Seagrass meadows in the lagoons of Lakshadweep have decreased greatly due to intense grazing by green turtles. Thalassia and Cymodocea, the two major species of seagrass found in the lagoons have reduced in their cover. This decline is a consequence of an increase in the numbers of green turtles in the region over the past two decades. This has severely impacted abundances of seagrass dependent fish important for the subsistence of local fisher communities leading to resentful attitudes towards green turtles. Despite their impact on seagrass meadows, the foraging and movement patterns of the green turtle populations found in the Lakshadweep archipelago remain poorly studied.
Building on the work of Nature Conservation Foundation (NCF), we are monitoring the distribution of the green turtle populations, examining their diets and investigating seagrass characteristics and distribution in the lagoons of Agatti, Kadmat and Kalpeni. We aim to elucidate the movement ecology of the green turtles in Lakshadweep through a combination of telemetry, and identification of individuals from photo and flipper tags. We have partnered with local dive masters to acquire opportunistic photos of sea turtle facial scutes to build a catalogue of individuals inhabiting the islands. Studies on green turtle movement patterns will be carried out to understand their foraging patterns and habitat use which are vital for making informed conservation decisions.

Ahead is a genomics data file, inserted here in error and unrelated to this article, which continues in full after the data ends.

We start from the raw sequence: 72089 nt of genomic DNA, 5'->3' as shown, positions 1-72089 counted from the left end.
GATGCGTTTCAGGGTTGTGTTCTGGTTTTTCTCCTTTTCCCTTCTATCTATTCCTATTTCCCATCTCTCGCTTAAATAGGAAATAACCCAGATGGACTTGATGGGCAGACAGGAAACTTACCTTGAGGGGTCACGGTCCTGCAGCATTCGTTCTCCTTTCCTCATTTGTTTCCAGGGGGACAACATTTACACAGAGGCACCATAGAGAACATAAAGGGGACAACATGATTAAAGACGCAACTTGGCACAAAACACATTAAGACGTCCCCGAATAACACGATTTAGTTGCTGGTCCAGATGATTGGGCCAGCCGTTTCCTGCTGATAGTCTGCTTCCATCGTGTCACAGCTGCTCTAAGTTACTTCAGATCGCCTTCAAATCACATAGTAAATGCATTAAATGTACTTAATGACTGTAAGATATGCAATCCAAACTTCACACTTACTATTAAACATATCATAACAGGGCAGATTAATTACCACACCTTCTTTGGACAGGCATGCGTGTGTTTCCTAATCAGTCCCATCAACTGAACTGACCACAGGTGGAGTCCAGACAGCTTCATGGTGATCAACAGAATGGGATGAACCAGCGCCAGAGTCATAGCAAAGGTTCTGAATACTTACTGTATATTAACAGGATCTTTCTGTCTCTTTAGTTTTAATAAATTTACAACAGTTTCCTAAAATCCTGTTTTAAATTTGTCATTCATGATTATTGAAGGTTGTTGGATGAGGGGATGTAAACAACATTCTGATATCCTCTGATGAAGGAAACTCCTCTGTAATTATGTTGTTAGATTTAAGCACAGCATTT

Additionally, the potential of research on green turtle ecology to reduce fisher-turtle conflict will be explored.
Rufford Small Grant to Nupur Kale, Rufford Small Grants programme, 2018
PADI Foundation grant to Nupur Kale, PADI Grant Maker Program: (Marine mammals, turtles, birds and sea grasses), 2019